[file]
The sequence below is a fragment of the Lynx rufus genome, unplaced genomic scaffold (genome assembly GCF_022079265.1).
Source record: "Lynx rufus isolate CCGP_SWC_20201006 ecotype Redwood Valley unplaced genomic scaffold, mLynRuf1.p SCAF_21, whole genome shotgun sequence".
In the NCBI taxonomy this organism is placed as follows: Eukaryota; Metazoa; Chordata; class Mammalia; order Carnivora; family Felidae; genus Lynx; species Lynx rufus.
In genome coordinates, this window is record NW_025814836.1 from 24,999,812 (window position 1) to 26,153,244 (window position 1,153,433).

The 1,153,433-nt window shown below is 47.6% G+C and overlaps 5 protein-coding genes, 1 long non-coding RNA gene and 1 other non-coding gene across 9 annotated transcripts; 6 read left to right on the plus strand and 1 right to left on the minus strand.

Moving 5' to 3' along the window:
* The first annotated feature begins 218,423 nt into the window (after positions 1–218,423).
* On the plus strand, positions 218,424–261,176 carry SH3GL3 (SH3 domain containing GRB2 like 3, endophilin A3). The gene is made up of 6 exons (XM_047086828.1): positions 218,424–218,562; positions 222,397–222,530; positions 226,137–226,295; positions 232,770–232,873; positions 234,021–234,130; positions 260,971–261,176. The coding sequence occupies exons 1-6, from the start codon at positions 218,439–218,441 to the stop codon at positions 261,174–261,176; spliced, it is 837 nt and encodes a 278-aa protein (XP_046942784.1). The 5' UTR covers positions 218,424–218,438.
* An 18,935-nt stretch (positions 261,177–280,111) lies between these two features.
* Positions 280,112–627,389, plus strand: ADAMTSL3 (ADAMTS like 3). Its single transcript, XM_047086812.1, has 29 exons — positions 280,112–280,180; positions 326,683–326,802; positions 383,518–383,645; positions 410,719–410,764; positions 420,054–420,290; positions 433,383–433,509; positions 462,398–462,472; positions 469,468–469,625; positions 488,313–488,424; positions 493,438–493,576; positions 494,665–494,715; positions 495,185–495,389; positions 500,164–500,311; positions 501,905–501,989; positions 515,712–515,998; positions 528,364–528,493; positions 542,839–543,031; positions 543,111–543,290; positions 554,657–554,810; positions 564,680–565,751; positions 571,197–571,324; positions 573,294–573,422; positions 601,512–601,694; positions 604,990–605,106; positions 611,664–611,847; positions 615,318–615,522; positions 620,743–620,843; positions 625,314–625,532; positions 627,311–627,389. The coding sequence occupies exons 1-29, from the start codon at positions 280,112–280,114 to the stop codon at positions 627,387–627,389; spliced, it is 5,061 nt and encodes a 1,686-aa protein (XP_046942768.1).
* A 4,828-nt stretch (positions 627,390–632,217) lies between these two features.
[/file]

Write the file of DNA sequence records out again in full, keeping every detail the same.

The sequence below is a fragment of the Lynx rufus genome, unplaced genomic scaffold (genome assembly GCF_022079265.1).
Source record: "Lynx rufus isolate CCGP_SWC_20201006 ecotype Redwood Valley unplaced genomic scaffold, mLynRuf1.p SCAF_21, whole genome shotgun sequence".
In the NCBI taxonomy this organism is placed as follows: Eukaryota; Metazoa; Chordata; class Mammalia; order Carnivora; family Felidae; genus Lynx; species Lynx rufus.
In genome coordinates, this window is record NW_025814836.1 from 24,999,812 (window position 1) to 26,153,244 (window position 1,153,433).

The 1,153,433-nt window shown below is 47.6% G+C and overlaps 5 protein-coding genes, 1 long non-coding RNA gene and 1 other non-coding gene across 9 annotated transcripts; 6 read left to right on the plus strand and 1 right to left on the minus strand.

Moving 5' to 3' along the window:
* The first annotated feature begins 218,423 nt into the window (after positions 1–218,423).
* On the plus strand, positions 218,424–261,176 carry SH3GL3 (SH3 domain containing GRB2 like 3, endophilin A3). The gene is made up of 6 exons (XM_047086828.1): positions 218,424–218,562; positions 222,397–222,530; positions 226,137–226,295; positions 232,770–232,873; positions 234,021–234,130; positions 260,971–261,176. The coding sequence occupies exons 1-6, from the start codon at positions 218,439–218,441 to the stop codon at positions 261,174–261,176; spliced, it is 837 nt and encodes a 278-aa protein (XP_046942784.1). The 5' UTR covers positions 218,424–218,438.
* An 18,935-nt stretch (positions 261,177–280,111) lies between these two features.
* Positions 280,112–627,389, plus strand: ADAMTSL3 (ADAMTS like 3). Its single transcript, XM_047086812.1, has 29 exons — positions 280,112–280,180; positions 326,683–326,802; positions 383,518–383,645; positions 410,719–410,764; positions 420,054–420,290; positions 433,383–433,509; positions 462,398–462,472; positions 469,468–469,625; positions 488,313–488,424; positions 493,438–493,576; positions 494,665–494,715; positions 495,185–495,389; positions 500,164–500,311; positions 501,905–501,989; positions 515,712–515,998; positions 528,364–528,493; positions 542,839–543,031; positions 543,111–543,290; positions 554,657–554,810; positions 564,680–565,751; positions 571,197–571,324; positions 573,294–573,422; positions 601,512–601,694; positions 604,990–605,106; positions 611,664–611,847; positions 615,318–615,522; positions 620,743–620,843; positions 625,314–625,532; positions 627,311–627,389. The coding sequence occupies exons 1-29, from the start codon at positions 280,112–280,114 to the stop codon at positions 627,387–627,389; spliced, it is 5,061 nt and encodes a 1,686-aa protein (XP_046942768.1).
* A 4,828-nt stretch (positions 627,390–632,217) lies between these two features.